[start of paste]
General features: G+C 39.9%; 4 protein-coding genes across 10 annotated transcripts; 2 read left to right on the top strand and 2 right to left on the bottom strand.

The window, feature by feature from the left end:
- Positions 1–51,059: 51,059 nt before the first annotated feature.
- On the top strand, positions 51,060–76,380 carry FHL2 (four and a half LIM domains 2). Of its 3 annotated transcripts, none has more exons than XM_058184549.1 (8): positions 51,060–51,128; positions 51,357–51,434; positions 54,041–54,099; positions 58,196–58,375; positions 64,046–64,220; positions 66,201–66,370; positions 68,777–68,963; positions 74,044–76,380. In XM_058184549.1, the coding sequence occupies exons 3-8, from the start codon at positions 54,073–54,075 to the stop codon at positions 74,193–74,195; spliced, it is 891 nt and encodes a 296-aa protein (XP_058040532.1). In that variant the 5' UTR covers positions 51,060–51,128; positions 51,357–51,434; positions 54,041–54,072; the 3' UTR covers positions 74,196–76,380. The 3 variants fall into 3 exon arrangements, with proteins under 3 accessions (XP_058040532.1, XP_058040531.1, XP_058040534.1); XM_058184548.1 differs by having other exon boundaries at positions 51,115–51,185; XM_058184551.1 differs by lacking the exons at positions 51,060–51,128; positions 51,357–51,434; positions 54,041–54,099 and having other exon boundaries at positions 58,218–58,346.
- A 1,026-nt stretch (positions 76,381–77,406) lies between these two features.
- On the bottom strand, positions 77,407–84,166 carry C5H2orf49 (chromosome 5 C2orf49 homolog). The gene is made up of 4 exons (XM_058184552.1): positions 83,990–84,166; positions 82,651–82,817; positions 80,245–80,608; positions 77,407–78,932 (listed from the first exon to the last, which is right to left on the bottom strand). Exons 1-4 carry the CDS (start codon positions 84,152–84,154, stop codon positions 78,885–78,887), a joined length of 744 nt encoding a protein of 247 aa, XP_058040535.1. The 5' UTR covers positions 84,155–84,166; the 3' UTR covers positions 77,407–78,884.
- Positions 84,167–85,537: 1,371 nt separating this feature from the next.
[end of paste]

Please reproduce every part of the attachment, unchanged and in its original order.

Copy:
General features: G+C 39.9%; 4 protein-coding genes across 10 annotated transcripts; 2 read left to right on the top strand and 2 right to left on the bottom strand.

The window, feature by feature from the left end:
- Positions 1–51,059: 51,059 nt before the first annotated feature.
- On the top strand, positions 51,060–76,380 carry FHL2 (four and a half LIM domains 2). Of its 3 annotated transcripts, none has more exons than XM_058184549.1 (8): positions 51,060–51,128; positions 51,357–51,434; positions 54,041–54,099; positions 58,196–58,375; positions 64,046–64,220; positions 66,201–66,370; positions 68,777–68,963; positions 74,044–76,380. In XM_058184549.1, the coding sequence occupies exons 3-8, from the start codon at positions 54,073–54,075 to the stop codon at positions 74,193–74,195; spliced, it is 891 nt and encodes a 296-aa protein (XP_058040532.1). In that variant the 5' UTR covers positions 51,060–51,128; positions 51,357–51,434; positions 54,041–54,072; the 3' UTR covers positions 74,196–76,380. The 3 variants fall into 3 exon arrangements, with proteins under 3 accessions (XP_058040532.1, XP_058040531.1, XP_058040534.1); XM_058184548.1 differs by having other exon boundaries at positions 51,115–51,185; XM_058184551.1 differs by lacking the exons at positions 51,060–51,128; positions 51,357–51,434; positions 54,041–54,099 and having other exon boundaries at positions 58,218–58,346.
- A 1,026-nt stretch (positions 76,381–77,406) lies between these two features.
- On the bottom strand, positions 77,407–84,166 carry C5H2orf49 (chromosome 5 C2orf49 homolog). The gene is made up of 4 exons (XM_058184552.1): positions 83,990–84,166; positions 82,651–82,817; positions 80,245–80,608; positions 77,407–78,932 (listed from the first exon to the last, which is right to left on the bottom strand). Exons 1-4 carry the CDS (start codon positions 84,152–84,154, stop codon positions 78,885–78,887), a joined length of 744 nt encoding a protein of 247 aa, XP_058040535.1. The 5' UTR covers positions 84,155–84,166; the 3' UTR covers positions 77,407–78,884.
- Positions 84,167–85,537: 1,371 nt separating this feature from the next.